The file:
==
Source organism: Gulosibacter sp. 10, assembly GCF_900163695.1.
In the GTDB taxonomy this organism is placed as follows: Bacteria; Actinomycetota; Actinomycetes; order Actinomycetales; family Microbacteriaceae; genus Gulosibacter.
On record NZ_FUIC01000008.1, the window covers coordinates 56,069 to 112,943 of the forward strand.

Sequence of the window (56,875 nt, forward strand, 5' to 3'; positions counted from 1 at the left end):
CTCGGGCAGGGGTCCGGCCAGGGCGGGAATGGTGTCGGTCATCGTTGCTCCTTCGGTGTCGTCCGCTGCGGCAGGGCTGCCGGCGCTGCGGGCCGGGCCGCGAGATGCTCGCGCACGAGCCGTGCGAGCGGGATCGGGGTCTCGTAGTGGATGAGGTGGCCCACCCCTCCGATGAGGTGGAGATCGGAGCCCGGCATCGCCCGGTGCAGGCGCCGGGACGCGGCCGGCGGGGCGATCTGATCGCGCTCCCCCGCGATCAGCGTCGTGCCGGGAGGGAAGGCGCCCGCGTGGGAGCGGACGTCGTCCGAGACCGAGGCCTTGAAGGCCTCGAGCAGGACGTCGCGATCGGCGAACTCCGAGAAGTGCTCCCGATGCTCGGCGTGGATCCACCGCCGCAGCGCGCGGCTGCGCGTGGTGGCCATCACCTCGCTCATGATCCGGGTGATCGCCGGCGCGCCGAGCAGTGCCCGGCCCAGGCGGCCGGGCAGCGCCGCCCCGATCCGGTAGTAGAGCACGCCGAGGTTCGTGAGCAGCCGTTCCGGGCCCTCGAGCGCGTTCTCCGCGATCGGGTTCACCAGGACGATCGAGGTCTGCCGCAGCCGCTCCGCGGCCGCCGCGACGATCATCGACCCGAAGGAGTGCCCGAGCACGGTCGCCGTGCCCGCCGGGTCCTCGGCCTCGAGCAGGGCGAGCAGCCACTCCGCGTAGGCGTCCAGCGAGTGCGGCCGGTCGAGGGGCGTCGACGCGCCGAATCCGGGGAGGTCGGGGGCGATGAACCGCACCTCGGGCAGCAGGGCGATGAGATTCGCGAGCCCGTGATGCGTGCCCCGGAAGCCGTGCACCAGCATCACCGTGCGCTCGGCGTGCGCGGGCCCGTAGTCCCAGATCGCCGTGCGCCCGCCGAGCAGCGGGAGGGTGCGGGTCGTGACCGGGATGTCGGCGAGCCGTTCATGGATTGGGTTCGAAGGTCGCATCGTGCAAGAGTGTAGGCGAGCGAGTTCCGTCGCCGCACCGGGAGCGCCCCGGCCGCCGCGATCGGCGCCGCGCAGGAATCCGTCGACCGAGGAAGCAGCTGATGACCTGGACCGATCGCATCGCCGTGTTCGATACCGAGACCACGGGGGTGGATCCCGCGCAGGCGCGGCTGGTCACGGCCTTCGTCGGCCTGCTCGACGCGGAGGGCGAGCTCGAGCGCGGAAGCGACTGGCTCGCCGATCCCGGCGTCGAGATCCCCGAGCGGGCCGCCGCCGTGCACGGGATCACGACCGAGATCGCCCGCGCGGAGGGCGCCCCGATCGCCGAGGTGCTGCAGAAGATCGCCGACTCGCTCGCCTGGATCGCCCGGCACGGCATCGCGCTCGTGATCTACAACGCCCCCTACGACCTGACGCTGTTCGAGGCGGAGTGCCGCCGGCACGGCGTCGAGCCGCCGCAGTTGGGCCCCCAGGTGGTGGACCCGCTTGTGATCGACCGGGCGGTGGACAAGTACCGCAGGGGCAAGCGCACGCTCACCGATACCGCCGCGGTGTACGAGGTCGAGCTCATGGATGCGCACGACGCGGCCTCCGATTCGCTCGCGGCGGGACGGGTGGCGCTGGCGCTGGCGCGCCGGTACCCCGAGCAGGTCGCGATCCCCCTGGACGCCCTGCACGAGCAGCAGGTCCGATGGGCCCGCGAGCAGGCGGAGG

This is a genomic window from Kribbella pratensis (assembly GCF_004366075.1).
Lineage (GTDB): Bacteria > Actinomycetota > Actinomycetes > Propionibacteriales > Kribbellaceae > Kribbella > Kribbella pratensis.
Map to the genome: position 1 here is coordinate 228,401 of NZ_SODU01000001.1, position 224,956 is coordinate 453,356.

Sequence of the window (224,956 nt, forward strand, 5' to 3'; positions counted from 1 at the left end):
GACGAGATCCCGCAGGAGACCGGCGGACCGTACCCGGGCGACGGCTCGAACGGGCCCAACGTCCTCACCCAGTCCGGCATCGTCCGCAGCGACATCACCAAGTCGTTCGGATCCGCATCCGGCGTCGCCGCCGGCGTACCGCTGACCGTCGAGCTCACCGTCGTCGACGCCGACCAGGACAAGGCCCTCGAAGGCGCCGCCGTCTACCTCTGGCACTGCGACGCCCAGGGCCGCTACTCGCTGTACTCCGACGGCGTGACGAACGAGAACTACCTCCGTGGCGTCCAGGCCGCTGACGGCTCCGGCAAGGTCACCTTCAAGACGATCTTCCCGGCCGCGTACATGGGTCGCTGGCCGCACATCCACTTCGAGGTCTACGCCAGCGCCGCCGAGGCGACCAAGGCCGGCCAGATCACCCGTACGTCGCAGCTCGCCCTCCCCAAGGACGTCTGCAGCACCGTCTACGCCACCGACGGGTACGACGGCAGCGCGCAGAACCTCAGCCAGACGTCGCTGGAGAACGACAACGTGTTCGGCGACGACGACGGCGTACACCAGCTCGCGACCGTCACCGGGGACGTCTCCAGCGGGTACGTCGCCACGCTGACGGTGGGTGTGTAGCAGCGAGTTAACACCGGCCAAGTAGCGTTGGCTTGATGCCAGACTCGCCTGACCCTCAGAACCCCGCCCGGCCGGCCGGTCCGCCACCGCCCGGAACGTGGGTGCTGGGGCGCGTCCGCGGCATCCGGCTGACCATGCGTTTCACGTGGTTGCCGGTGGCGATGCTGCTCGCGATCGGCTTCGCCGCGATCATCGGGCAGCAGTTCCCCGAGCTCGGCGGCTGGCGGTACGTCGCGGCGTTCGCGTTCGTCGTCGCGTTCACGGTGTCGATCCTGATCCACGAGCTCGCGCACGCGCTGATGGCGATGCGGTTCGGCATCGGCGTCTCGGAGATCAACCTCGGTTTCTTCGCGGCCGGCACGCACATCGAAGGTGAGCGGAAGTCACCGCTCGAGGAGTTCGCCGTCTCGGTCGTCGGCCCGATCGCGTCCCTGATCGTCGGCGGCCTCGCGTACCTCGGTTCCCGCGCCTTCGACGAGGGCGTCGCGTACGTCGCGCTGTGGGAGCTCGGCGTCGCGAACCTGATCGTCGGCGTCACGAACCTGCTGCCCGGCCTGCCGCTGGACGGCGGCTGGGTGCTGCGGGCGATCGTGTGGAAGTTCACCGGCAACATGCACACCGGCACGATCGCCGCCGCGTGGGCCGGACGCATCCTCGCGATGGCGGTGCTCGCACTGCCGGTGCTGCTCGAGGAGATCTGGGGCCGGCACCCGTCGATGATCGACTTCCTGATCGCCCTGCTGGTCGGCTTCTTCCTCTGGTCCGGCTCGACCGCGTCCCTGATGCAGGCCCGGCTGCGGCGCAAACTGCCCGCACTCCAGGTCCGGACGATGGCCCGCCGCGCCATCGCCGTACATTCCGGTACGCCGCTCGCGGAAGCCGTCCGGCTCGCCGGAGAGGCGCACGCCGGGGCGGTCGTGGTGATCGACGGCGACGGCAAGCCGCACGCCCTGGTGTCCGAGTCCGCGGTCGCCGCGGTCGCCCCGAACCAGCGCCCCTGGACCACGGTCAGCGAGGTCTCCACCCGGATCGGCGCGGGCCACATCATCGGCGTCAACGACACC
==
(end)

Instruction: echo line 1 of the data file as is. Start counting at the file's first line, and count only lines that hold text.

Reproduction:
Source organism: Gulosibacter sp. 10, assembly GCF_900163695.1.